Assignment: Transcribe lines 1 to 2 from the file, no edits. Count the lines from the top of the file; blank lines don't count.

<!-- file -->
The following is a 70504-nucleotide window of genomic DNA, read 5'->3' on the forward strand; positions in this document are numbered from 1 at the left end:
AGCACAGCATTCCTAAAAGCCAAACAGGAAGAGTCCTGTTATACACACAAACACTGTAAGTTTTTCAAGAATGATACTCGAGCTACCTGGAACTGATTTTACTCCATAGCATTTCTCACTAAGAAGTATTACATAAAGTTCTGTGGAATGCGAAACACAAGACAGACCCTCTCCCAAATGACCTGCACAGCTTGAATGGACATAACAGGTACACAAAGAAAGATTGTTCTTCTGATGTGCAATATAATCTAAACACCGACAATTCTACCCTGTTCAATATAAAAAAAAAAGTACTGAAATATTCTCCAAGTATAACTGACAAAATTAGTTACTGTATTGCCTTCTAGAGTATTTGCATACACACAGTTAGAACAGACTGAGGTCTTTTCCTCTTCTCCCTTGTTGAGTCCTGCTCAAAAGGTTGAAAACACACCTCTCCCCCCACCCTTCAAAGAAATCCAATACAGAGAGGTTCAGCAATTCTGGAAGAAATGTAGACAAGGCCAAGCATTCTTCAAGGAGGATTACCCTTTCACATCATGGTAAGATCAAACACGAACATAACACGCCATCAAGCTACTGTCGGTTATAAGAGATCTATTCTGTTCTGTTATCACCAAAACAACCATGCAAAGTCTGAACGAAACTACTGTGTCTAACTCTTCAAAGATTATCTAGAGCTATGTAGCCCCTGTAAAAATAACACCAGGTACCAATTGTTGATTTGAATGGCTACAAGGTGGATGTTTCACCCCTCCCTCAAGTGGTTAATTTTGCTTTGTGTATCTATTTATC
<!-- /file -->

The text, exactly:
The following is a 70504-nucleotide window of genomic DNA, read 5'->3' on the forward strand; positions in this document are numbered from 1 at the left end:
AGCACAGCATTCCTAAAAGCCAAACAGGAAGAGTCCTGTTATACACACAAACACTGTAAGTTTTTCAAGAATGATACTCGAGCTACCTGGAACTGATTTTACTCCATAGCATTTCTCACTAAGAAGTATTACATAAAGTTCTGTGGAATGCGAAACACAAGACAGACCCTCTCCCAAATGACCTGCACAGCTTGAATGGACATAACAGGTACACAAAGAAAGATTGTTCTTCTGATGTGCAATATAATCTAAACACCGACAATTCTACCCTGTTCAATATAAAAAAAAAAGTACTGAAATATTCTCCAAGTATAACTGACAAAATTAGTTACTGTATTGCCTTCTAGAGTATTTGCATACACACAGTTAGAACAGACTGAGGTCTTTTCCTCTTCTCCCTTGTTGAGTCCTGCTCAAAAGGTTGAAAACACACCTCTCCCCCCACCCTTCAAAGAAATCCAATACAGAGAGGTTCAGCAATTCTGGAAGAAATGTAGACAAGGCCAAGCATTCTTCAAGGAGGATTACCCTTTCACATCATGGTAAGATCAAACACGAACATAACACGCCATCAAGCTACTGTCGGTTATAAGAGATCTATTCTGTTCTGTTATCACCAAAACAACCATGCAAAGTCTGAACGAAACTACTGTGTCTAACTCTTCAAAGATTATCTAGAGCTATGTAGCCCCTGTAAAAATAACACCAGGTACCAATTGTTGATTTGAATGGCTACAAGGTGGATGTTTCACCCCTCCCTCAAGTGGTTAATTTTGCTTTGTGTATCTATTTATC